Ever play that game where you get a ball, and you get a friend, and no matter what happens, you can’t let that ball touch the ground? You go to class with the ball under your shirt; you whip it back and forth when the teacher looks away. You walk home playing ball, you on one side of the road, your friend on the other, bit of kerb-to-kerb action. Maybe you get daring and hoick it over a car. Maybe the driver stops and yells, and you don’t throw it at his head, because that’s interference, and there can’t be interference: interference taints the game.
This is a bowl my mother sent. I used to keep keys in it. Now, I keep dust in it. It’s an antique, apparently. I thought it was from Pier One, but it’s from The Past, and that makes it part of the game. It’s old and it’s unscathed, and it’s my turn to keep it off the ground. Can’t chip the sides. Can’t scratch the enamel. Can’t throw it at your head.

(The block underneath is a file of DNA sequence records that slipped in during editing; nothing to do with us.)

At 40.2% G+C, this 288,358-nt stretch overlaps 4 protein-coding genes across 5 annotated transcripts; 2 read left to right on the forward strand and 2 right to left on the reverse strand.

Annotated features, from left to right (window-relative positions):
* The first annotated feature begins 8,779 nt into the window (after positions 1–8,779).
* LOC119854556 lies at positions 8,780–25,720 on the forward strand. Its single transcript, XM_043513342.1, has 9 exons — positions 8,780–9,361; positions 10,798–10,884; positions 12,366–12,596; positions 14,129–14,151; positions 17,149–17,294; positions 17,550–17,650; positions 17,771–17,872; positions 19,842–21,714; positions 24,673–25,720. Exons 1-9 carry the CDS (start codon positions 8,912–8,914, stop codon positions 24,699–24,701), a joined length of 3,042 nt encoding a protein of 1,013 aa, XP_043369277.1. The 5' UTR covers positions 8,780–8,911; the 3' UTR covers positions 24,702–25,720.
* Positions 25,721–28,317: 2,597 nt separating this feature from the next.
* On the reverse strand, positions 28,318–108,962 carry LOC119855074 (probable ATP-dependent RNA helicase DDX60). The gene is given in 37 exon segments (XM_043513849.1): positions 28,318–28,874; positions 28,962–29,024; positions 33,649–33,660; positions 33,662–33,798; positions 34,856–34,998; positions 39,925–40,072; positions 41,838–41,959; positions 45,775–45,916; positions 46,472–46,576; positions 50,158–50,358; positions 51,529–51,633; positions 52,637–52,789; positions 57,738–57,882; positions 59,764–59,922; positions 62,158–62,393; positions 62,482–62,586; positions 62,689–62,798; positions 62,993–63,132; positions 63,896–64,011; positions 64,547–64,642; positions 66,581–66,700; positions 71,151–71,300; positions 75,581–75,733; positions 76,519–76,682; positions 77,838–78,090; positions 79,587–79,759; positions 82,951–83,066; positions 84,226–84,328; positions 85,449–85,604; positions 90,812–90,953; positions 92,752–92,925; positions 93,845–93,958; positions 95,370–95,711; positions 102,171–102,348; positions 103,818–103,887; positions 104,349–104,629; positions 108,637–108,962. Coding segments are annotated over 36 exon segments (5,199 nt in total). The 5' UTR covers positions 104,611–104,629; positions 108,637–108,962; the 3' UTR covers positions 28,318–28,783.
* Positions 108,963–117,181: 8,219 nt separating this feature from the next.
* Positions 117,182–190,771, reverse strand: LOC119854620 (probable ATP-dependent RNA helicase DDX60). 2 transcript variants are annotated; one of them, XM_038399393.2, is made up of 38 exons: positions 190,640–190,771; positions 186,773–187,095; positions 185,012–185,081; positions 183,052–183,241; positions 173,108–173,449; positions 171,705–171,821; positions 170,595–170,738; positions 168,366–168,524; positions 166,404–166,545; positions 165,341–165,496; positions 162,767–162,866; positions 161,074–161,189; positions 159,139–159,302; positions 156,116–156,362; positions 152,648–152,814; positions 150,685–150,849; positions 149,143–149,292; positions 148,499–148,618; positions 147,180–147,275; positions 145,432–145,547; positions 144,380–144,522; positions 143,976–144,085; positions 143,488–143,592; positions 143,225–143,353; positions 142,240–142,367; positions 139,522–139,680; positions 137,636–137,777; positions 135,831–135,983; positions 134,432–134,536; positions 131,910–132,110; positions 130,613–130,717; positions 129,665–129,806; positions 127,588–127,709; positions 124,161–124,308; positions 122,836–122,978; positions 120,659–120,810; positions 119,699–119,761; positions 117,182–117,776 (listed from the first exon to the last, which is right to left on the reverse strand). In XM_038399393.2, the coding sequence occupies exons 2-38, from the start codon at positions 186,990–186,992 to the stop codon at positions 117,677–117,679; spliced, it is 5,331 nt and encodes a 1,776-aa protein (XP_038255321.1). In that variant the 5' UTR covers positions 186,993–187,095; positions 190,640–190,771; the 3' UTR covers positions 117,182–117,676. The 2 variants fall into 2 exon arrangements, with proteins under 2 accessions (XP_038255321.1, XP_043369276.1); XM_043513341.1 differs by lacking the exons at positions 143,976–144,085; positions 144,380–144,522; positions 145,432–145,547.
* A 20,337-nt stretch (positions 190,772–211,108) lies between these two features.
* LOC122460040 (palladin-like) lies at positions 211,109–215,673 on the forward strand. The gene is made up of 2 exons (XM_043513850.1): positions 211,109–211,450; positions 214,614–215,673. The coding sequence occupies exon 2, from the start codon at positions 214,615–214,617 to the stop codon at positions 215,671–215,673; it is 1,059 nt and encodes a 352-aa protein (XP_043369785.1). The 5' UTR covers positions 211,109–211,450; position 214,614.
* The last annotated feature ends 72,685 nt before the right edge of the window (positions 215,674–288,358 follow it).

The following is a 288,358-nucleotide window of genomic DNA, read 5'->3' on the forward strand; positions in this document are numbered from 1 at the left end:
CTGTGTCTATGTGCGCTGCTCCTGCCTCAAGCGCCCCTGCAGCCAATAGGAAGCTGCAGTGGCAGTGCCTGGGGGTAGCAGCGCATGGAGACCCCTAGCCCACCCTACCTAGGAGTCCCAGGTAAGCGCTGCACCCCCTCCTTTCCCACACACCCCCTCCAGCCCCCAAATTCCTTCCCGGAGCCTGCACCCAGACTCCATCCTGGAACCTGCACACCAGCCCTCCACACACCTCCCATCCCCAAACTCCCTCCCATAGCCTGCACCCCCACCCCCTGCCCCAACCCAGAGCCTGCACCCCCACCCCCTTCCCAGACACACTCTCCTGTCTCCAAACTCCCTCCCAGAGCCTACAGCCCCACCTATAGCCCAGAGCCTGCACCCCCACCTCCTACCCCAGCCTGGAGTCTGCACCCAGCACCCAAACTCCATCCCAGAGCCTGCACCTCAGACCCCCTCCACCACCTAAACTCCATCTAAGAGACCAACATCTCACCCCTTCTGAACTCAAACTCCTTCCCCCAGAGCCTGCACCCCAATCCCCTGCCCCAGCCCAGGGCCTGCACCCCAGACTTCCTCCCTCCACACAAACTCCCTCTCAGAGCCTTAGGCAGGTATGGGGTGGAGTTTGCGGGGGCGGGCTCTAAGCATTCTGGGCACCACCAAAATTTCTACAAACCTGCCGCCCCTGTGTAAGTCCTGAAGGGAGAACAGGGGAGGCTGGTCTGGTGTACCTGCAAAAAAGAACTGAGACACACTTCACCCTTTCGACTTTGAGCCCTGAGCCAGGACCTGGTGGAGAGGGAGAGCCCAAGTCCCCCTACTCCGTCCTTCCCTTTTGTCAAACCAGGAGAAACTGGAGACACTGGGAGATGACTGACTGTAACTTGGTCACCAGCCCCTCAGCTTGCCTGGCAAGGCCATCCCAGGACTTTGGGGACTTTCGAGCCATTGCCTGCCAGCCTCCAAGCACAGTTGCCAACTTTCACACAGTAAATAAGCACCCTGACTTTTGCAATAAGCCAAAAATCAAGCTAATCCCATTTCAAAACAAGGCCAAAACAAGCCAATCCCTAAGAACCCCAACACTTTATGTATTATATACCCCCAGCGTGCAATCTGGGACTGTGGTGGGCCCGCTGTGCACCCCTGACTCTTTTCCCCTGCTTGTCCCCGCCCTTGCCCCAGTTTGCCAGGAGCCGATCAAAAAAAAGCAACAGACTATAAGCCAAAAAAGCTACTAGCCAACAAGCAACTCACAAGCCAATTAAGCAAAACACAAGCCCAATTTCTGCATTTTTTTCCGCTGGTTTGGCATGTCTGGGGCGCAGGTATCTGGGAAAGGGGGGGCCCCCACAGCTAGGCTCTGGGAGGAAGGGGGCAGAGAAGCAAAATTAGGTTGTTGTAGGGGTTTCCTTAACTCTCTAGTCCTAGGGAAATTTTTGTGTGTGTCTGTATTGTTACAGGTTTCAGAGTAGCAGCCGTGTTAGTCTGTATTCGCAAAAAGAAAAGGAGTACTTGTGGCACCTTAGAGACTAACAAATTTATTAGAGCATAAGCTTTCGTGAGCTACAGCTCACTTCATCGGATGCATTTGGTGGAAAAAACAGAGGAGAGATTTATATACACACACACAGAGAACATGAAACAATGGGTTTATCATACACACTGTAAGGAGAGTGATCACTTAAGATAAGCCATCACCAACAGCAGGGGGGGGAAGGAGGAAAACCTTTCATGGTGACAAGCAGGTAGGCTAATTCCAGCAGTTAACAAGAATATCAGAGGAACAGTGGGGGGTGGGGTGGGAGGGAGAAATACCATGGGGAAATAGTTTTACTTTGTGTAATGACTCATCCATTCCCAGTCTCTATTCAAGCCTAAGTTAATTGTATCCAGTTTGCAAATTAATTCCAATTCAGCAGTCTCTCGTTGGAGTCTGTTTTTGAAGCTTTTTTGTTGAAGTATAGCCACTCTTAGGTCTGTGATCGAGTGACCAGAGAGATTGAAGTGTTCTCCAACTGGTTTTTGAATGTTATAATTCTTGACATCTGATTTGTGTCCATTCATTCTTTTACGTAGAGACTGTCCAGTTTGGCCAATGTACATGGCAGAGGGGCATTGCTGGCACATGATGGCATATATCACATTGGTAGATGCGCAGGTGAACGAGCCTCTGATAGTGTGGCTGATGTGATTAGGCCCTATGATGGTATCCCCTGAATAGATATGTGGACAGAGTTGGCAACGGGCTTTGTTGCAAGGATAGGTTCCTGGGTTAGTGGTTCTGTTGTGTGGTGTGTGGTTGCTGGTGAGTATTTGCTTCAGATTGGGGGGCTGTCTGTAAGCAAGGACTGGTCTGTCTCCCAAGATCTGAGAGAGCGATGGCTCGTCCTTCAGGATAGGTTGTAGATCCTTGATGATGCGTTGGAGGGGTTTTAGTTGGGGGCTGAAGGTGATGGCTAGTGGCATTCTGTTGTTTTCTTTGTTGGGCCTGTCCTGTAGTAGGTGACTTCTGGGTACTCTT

I’m all for taking care of one’s things, especially the beautiful ones. But this bowl’s not rare, or particularly fragile. It’s not Sèvres or Delft. It’s a pretty, serviceable thing, unused for generations—so I can’t use it, either? I’ve got to buy a whole other bowl for my keys, while this one loafs on the shelf? And what, when I’m dead? Someone else doesn’t use my bowl, and someone else, after them?
This game’s not so fun, any more.
PS: Don’t preserve my mortal remains. Don’t make me the ball.